The international community has spent billions on reconstructing Afghanistan—yet the country has made dismayingly little progress. It's time for a radical new approach to state-buildingby Clare Lockhart / June 29, 2008 / Leave a comment
Published in June 2008 issue of Prospect Magazine
We would like to tell you the story of $150m going up in smoke,” said the young villager. “We heard on the radio that there was going to be a reconstruction programme in our region to help us rebuild our houses after coming back from exile, and we were very pleased.”
This was the summer of 2002. The village was in a remote part of Bamiyan province, in Afghanistan’s central highlands, and several hours’ drive from the provincial capital—utterly cut off from the world. UN agencies and NGOs were rushing to provide “quick impact” projects to help Afghan citizens in the aftermath of war. $150m could have transformed the lives of the inhabitants of villages like this one.
But it was not to be, as the young man explained. “After many months, very little had happened. We may be illiterate, but we are not stupid. So we went to find out what was going on. And this is what we discovered: the money was received by an agency in Geneva, who took 20 per cent and subcontracted the job to another agency in Washington DC, who also took 20 per cent. Again it was subcontracted and another 20 per cent was taken; and this happened again when the money arrived in Kabul. By this time there was very little money left; but enough for someone to buy wood in western Iran and have it shipped by a shipping cartel owned by a provincial governor at five times the cost of regular transportation. Eventually some wooden beams reached our villages. But the beams were too large and heavy for the mud walls that we can build. So all we could do was chop them up and use them for firewood.”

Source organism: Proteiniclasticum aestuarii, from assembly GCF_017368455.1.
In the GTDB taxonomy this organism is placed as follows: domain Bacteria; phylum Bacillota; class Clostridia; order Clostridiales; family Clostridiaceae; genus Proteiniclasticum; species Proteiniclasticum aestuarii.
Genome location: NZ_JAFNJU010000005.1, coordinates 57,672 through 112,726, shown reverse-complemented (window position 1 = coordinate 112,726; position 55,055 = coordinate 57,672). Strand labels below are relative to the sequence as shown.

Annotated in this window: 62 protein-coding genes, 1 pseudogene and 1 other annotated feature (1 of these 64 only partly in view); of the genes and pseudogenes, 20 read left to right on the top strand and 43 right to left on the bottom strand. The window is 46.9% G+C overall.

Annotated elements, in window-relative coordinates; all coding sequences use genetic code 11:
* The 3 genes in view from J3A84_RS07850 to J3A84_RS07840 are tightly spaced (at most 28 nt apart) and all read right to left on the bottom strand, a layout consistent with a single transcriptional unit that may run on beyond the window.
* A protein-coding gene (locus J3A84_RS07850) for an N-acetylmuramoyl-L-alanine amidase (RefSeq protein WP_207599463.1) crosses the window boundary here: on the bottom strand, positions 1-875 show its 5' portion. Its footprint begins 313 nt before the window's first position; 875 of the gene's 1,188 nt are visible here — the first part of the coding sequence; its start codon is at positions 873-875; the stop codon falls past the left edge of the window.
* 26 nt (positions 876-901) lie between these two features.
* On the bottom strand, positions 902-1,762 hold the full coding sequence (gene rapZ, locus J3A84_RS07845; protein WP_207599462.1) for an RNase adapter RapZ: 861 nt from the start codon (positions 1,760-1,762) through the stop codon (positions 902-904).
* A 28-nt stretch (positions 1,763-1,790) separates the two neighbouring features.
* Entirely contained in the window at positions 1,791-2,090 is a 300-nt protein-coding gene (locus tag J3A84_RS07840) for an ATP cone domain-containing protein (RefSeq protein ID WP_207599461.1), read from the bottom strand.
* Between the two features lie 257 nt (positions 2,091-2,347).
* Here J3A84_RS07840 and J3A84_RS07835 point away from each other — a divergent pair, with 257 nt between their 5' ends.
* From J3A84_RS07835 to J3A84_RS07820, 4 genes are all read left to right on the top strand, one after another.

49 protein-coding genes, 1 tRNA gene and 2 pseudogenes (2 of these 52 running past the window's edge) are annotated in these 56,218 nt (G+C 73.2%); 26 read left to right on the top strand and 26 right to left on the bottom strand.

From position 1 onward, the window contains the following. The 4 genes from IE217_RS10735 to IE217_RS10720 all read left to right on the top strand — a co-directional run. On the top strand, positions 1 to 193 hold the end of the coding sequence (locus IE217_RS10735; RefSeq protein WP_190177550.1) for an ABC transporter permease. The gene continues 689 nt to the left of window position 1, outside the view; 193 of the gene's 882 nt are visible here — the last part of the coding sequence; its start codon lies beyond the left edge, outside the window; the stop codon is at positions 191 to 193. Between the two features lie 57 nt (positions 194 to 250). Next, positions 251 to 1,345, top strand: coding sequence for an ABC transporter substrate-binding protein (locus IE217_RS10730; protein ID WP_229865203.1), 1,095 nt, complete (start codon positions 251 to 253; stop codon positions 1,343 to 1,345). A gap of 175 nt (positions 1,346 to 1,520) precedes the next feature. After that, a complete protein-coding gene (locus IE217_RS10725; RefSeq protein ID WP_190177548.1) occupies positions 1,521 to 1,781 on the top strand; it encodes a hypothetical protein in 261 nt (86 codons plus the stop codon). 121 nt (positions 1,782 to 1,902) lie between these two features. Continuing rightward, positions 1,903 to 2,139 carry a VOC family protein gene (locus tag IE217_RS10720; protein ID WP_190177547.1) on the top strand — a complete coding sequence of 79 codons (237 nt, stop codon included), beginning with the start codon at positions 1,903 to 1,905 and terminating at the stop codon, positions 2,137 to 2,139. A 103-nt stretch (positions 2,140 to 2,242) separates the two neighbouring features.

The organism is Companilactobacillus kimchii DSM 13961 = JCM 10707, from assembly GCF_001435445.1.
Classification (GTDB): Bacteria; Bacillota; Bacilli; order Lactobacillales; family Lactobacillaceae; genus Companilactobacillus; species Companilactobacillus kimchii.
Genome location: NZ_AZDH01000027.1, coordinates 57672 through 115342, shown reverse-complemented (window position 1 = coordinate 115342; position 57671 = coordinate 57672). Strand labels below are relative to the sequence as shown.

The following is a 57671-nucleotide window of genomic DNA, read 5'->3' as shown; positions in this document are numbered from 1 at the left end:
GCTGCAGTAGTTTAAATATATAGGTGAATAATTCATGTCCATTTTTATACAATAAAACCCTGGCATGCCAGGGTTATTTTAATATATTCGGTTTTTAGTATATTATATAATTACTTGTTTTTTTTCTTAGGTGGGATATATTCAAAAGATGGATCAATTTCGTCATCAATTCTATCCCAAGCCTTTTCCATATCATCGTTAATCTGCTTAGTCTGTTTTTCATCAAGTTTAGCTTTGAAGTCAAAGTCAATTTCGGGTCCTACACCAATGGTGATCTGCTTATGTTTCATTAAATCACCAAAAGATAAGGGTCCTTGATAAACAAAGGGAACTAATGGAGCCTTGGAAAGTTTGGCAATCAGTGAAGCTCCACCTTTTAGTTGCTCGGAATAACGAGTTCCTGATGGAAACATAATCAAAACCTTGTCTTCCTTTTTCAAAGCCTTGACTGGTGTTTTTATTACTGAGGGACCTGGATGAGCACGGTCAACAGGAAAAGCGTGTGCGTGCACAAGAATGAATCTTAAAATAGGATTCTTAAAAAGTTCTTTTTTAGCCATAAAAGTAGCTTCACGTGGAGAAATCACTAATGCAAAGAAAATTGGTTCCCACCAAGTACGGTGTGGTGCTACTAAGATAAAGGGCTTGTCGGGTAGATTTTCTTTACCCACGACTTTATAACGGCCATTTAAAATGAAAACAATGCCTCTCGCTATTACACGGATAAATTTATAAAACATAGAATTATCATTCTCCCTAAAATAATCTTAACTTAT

This is not a rare story. In the two and a half years after the December 2001 Bonn agreement, which set out a political framework to lead Afghanistan to stability, $2.7bn was parcelled out to UN agencies and NGOs. Having been at Bonn, and closely involved in the first efforts to provide assistance to post-Taliban Afghanistan, I was shocked at how much cash was frittered away on hastily conceived projects, with little thought on why one village should get hens and the next a well. When I asked the official of a country that had donated tens of millions why no account, let alone audit, had been given of this expenditure, he shook his head: “If we did an audit, our taxpayers would never give money for aid programmes again.”